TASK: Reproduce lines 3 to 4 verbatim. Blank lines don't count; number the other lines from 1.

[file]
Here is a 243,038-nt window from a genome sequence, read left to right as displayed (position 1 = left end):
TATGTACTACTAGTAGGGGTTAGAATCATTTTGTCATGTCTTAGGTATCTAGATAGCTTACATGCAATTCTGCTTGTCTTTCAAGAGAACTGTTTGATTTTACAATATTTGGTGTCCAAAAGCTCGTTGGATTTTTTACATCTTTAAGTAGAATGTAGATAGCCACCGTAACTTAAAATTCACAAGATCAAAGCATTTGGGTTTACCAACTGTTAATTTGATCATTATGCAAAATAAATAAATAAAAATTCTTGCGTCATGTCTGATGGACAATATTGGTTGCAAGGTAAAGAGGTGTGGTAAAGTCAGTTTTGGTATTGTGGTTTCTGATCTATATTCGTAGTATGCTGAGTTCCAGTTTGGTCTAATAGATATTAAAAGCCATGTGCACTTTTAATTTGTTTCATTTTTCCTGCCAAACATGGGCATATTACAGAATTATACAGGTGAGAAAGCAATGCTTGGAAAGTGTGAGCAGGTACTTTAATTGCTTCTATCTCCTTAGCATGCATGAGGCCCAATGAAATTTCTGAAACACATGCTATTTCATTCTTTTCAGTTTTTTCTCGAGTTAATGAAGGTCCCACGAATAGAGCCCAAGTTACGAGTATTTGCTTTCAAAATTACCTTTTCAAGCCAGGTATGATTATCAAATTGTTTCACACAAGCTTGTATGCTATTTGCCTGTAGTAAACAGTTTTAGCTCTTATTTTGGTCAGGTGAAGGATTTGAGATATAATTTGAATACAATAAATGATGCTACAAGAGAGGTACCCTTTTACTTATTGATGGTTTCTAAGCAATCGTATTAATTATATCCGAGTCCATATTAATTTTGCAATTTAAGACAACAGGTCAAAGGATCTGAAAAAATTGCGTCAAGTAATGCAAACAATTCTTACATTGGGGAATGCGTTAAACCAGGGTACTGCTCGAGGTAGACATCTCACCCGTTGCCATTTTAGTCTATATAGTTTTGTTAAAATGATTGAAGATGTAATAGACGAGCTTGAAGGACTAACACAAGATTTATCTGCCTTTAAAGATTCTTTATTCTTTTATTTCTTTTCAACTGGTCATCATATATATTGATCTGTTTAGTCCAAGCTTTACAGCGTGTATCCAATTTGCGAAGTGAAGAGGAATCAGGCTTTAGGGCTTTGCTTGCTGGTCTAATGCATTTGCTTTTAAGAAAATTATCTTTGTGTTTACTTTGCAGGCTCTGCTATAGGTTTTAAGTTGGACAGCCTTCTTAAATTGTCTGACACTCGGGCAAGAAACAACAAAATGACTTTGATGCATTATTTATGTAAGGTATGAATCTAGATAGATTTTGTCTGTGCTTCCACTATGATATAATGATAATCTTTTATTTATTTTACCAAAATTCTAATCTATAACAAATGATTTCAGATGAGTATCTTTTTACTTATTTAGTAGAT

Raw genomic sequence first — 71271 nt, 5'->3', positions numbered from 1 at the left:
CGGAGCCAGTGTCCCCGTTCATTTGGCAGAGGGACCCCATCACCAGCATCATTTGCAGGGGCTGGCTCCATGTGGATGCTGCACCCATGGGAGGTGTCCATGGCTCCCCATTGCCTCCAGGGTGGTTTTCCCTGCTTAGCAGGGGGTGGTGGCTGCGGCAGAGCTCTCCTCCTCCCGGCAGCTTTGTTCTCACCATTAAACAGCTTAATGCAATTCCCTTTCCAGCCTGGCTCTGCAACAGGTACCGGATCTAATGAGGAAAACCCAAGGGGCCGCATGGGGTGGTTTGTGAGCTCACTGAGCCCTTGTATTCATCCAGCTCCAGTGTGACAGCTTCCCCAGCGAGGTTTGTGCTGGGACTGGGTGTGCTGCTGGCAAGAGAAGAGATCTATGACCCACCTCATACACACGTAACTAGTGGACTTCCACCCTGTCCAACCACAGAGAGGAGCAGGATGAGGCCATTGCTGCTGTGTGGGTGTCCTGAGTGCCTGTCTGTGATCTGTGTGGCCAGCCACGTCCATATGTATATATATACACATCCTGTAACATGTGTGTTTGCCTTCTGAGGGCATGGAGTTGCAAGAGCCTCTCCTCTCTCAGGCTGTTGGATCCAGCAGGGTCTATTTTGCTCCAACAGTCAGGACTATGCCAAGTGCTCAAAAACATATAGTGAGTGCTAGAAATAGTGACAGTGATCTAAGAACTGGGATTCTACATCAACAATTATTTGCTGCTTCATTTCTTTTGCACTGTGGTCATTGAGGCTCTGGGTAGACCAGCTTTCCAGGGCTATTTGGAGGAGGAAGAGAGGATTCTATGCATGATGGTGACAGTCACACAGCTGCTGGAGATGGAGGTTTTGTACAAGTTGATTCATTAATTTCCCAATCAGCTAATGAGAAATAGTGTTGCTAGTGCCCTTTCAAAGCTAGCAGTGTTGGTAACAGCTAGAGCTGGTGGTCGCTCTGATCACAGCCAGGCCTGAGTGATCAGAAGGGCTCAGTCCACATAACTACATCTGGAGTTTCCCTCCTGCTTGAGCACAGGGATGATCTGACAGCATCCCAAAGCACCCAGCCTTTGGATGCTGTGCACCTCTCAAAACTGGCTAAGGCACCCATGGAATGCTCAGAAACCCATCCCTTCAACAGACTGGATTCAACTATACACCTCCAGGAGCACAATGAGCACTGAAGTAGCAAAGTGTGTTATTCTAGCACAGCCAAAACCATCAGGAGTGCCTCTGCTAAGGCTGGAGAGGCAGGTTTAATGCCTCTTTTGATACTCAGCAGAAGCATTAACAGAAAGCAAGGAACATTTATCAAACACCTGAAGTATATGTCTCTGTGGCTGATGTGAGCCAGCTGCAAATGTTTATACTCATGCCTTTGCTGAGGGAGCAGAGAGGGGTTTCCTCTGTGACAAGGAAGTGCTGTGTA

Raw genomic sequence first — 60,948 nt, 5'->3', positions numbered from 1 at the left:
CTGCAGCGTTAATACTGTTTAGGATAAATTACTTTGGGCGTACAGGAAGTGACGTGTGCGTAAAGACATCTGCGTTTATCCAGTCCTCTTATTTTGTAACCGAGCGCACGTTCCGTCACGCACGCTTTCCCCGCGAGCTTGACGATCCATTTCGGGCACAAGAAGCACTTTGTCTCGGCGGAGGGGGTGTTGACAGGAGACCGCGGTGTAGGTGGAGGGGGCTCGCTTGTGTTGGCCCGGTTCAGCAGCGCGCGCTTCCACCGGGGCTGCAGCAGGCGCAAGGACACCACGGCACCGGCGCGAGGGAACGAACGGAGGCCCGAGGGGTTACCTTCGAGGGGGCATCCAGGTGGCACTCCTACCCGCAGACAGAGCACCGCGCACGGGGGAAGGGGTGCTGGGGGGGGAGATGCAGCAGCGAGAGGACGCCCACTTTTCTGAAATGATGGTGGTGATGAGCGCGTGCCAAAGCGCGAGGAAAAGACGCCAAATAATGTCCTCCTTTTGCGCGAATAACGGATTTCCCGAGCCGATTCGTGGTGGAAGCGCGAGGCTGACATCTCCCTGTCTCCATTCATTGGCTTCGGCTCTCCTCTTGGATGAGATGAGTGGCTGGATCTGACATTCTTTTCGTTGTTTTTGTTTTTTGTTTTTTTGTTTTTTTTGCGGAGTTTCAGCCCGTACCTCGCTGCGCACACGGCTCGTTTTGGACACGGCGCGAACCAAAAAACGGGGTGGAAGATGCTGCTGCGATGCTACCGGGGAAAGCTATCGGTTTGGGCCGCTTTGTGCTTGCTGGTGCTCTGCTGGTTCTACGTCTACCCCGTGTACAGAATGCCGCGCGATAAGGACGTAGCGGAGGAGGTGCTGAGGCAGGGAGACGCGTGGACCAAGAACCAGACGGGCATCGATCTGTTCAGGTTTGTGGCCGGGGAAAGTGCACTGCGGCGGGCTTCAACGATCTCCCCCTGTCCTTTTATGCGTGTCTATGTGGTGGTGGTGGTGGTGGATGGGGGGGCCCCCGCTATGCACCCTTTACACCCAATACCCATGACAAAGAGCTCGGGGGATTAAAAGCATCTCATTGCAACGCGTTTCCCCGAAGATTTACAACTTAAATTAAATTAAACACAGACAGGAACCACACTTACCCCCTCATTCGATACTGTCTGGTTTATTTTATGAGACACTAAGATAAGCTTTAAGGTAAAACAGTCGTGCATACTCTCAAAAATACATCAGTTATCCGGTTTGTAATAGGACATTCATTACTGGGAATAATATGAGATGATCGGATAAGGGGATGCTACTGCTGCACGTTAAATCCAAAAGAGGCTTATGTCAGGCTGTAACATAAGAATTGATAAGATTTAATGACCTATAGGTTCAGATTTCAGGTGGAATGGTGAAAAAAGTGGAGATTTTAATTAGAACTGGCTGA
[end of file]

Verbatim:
Raw genomic sequence first — 71271 nt, 5'->3', positions numbered from 1 at the left:
CGGAGCCAGTGTCCCCGTTCATTTGGCAGAGGGACCCCATCACCAGCATCATTTGCAGGGGCTGGCTCCATGTGGATGCTGCACCCATGGGAGGTGTCCATGGCTCCCCATTGCCTCCAGGGTGGTTTTCCCTGCTTAGCAGGGGGTGGTGGCTGCGGCAGAGCTCTCCTCCTCCCGGCAGCTTTGTTCTCACCATTAAACAGCTTAATGCAATTCCCTTTCCAGCCTGGCTCTGCAACAGGTACCGGATCTAATGAGGAAAACCCAAGGGGCCGCATGGGGTGGTTTGTGAGCTCACTGAGCCCTTGTATTCATCCAGCTCCAGTGTGACAGCTTCCCCAGCGAGGTTTGTGCTGGGACTGGGTGTGCTGCTGGCAAGAGAAGAGATCTATGACCCACCTCATACACACGTAACTAGTGGACTTCCACCCTGTCCAACCACAGAGAGGAGCAGGATGAGGCCATTGCTGCTGTGTGGGTGTCCTGAGTGCCTGTCTGTGATCTGTGTGGCCAGCCACGTCCATATGTATATATATACACATCCTGTAACATGTGTGTTTGCCTTCTGAGGGCATGGAGTTGCAAGAGCCTCTCCTCTCTCAGGCTGTTGGATCCAGCAGGGTCTATTTTGCTCCAACAGTCAGGACTATGCCAAGTGCTCAAAAACATATAGTGAGTGCTAGAAATAGTGACAGTGATCTAAGAACTGGGATTCTACATCAACAATTATTTGCTGCTTCATTTCTTTTGCACTGTGGTCATTGAGGCTCTGGGTAGACCAGCTTTCCAGGGCTATTTGGAGGAGGAAGAGAGGATTCTATGCATGATGGTGACAGTCACACAGCTGCTGGAGATGGAGGTTTTGTACAAGTTGATTCATTAATTTCCCAATCAGCTAATGAGAAATAGTGTTGCTAGTGCCCTTTCAAAGCTAGCAGTGTTGGTAACAGCTAGAGCTGGTGGTCGCTCTGATCACAGCCAGGCCTGAGTGATCAGAAGGGCTCAGTCCACATAACTACATCTGGAGTTTCCCTCCTGCTTGAGCACAGGGATGATCTGACAGCATCCCAAAGCACCCAGCCTTTGGATGCTGTGCACCTCTCAAAACTGGCTAAGGCACCCATGGAATGCTCAGAAACCCATCCCTTCAACAGACTGGATTCAACTATACACCTCCAGGAGCACAATGAGCACTGAAGTAGCAAAGTGTGTTATTCTAGCACAGCCAAAACCATCAGGAGTGCCTCTGCTAAGGCTGGAGAGGCAGGTTTAATGCCTCTTTTGATACTCAGCAGAAGCATTAACAGAAAGCAAGGAACATTTATCAAACACCTGAAGTATATGTCTCTGTGGCTGATGTGAGCCAGCTGCAAATGTTTATACTCATGCCTTTGCTGAGGGAGCAGAGAGGGGTTTCCTCTGTGACAAGGAAGTGCTGTGTA